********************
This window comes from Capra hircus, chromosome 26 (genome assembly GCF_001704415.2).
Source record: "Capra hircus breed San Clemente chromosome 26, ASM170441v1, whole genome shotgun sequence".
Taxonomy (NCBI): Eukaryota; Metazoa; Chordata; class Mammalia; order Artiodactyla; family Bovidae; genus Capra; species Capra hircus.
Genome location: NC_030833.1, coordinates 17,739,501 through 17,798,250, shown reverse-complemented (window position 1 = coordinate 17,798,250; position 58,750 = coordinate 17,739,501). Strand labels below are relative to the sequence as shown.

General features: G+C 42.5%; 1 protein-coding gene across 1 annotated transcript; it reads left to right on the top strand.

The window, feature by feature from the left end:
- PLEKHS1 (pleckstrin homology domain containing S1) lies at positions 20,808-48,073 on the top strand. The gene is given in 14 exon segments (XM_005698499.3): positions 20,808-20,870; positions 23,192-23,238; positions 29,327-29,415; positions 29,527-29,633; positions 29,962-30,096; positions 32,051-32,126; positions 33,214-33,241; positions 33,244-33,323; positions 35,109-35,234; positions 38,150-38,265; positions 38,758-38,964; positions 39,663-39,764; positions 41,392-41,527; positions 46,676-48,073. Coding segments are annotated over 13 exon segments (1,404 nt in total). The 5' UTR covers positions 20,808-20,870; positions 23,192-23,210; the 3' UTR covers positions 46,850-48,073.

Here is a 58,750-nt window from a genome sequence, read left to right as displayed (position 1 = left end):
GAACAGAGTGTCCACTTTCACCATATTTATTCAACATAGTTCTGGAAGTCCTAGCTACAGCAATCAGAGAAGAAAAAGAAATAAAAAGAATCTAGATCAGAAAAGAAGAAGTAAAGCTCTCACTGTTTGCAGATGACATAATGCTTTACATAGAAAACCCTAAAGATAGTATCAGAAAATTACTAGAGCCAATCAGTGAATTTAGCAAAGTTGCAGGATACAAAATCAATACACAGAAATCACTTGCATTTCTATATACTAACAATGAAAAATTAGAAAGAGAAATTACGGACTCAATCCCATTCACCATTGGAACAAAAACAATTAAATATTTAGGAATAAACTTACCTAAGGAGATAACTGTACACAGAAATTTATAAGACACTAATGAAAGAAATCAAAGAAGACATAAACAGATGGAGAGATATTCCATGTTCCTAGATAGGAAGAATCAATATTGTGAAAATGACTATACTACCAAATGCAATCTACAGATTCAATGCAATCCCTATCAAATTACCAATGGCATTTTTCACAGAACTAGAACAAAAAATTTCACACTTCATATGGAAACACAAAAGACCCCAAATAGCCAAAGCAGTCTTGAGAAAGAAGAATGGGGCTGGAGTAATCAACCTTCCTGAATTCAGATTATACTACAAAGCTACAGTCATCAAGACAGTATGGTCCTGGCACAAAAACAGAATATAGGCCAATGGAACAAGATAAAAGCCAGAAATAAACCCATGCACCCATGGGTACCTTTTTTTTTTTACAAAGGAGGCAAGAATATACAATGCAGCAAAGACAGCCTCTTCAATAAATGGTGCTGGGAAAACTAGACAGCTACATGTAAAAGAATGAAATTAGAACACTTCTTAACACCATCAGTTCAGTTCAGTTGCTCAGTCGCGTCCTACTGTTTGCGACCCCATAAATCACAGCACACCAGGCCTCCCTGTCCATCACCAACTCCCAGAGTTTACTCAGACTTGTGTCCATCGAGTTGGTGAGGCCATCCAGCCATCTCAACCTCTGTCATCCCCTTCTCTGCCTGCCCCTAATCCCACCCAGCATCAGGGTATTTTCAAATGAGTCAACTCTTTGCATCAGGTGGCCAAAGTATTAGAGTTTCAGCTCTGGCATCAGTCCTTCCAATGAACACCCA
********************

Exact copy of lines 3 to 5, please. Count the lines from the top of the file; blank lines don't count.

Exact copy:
Taxonomy (NCBI): Eukaryota; Metazoa; Chordata; class Mammalia; order Artiodactyla; family Bovidae; genus Capra; species Capra hircus.
Genome location: NC_030833.1, coordinates 17,739,501 through 17,798,250, shown reverse-complemented (window position 1 = coordinate 17,798,250; position 58,750 = coordinate 17,739,501). Strand labels below are relative to the sequence as shown.

General features: G+C 42.5%; 1 protein-coding gene across 1 annotated transcript; it reads left to right on the top strand.